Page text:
Things That Make Me Go Hmmm...Am I a Capitol Girl and Is That Bad?

The Capitol.PN's new website: Capitol Couture - for the fashionista in all of us.
  As I write this, Madonna's "Material Girl" is playing in my head.
  ...we are living in a material world, and I am a material girl...
  Yes, I am a "material girl." Or, I was. I did spend my teenage years in the 80s, so big hair, loud clothes, gaudy jewelry: all of these things defined me. But somewhere in the 90s, I realized material things really didn't matter as much to me.
  Of course, that's what will happen to you when you are poor.
  We had to give up material things to make sure we could afford the essentials like food and diapers. I'll admit, it was tough being frugal. But eventually, I grew into that person. And even though we both have established careers and make decent livings, I've never desired to go back to my material ways of the 80s...until Effie Trinket and her darned Capitol Couture website came along.
  I've been addicted to it before there was even anything but a login prompt. (You know you have a problem when you spend over an hour guessing passwords for a website that may or may not have anything posted on it.)
  Then, there was just a picture of Effie with the hashtag #lookyourbest. Still, it was mesmerizing. Her hair (so retro with the huge flower), her clothes (like a kimono that got a makeover from the 80s Madonna), her makeup. And now...her shoes.
  As the site went live this week, not only did we get a sneak peek at Effie escorting Katniss and Peeta to their 12th floor quarters in the Training Center, but we also get a peek at the shoes in "The Hunger Games" movie. And they are something else.
Effie's shoes from www.capitolcouture.pn
  But, here is my problem: I love reading Capitol Couture and looking at the amazing pictures. Does this make me as superficial as the Capitol citizens in The Hunger Games? Shouldn't I be shaming those who are so into the Games they don't see how barbaric their actions are? Are we supposed to be feeding into this consumerist behavior, or should we shun it, as Katniss would? Is Lionsgate sitting back and laughing at us, just waiting to tell us we ARE the Capitol? Will there be a message in this in the end? A lesson to be learned?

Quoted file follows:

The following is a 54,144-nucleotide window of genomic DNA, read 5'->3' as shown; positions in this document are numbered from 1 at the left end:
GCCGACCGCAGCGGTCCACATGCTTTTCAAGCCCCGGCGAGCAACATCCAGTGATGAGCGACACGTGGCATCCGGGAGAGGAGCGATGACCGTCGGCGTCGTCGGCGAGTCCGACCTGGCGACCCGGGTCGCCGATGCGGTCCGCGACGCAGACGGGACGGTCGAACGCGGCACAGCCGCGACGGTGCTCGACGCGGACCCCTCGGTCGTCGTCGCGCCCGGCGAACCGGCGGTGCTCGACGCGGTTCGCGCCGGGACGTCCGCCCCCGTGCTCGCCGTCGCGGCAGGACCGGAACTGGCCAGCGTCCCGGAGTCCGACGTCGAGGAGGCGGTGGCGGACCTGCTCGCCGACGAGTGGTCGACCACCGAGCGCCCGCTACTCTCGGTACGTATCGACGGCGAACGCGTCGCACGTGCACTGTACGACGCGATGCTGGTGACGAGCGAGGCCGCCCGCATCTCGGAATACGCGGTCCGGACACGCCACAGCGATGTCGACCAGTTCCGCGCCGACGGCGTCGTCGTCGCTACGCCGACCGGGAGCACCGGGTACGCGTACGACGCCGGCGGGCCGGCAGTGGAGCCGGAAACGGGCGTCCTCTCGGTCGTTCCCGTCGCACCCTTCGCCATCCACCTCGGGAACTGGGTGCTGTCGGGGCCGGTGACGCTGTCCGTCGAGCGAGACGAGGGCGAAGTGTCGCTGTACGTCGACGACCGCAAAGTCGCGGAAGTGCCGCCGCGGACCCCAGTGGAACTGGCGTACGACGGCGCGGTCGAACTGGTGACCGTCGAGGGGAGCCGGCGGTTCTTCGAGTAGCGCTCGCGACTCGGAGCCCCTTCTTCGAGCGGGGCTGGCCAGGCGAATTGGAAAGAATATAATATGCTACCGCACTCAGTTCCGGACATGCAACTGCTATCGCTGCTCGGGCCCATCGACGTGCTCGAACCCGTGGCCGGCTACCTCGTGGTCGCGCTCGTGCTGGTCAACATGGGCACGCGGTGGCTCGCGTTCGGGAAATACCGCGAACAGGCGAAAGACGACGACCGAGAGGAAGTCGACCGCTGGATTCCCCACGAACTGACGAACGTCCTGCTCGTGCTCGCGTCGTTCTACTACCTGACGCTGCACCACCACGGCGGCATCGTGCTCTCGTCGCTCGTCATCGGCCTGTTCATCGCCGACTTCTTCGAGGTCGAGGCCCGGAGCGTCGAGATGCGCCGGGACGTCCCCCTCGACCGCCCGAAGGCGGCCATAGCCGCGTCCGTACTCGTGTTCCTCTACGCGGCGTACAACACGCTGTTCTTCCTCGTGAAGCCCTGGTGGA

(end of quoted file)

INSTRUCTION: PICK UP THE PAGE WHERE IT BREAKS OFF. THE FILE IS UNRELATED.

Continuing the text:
Or, is it all about making money? Is this our bread and circus? Are we just as superficial as the Capitol citizens?
  I want to say, "No! Of course I'm not."
  But...I am.
  I've already purchased every edition to the series, including the collector's edition, the box set in hardbacks, the box set in paperbacks, and the newest: the movie tie-in edition; plus, I have every future edition of every book related to The Hunger Games on my Amazon and Scholastic pre-orders. I have the limited edition character posters. And I am contemplating buying the action figures, but at $17.99 a pop (with 27 to collect), it's a little hard to swallow. But I want them.
  I want all of it. I am a Capitol girl.
  So what does this say about me? Have I learned nothing from Katniss? Shouldn't I spend this money instead on helping those in need rather than feeding my material wants? Does it help that I share my posters and books with my students, so they can enjoy reading and looking at them?
  To try to offset my desire for the couture, I've decided that for every dollar I spend on "Capitol" goods, I'm going to donate a dollar (or more) to a charitable cause. I tend to favor those that my friend Shylah supports on her Literacy Revolution page, so here's a link to all the teachers/schools who are in need of classroom sets of The Hunger Games on DonorsChoose.org: The Hunger Games Classroom Projects Every time I purchase, pre-order, or receive an item I had previously pre-ordered, I'm heading to this link and randomly choosing a classroom in which to donate.
  What do you think? 
  Are you a material girl or guy? How do you feel about the Capitol Couture website? If you, too, have "Capitol" desires, will you help me in this cause to give to others?

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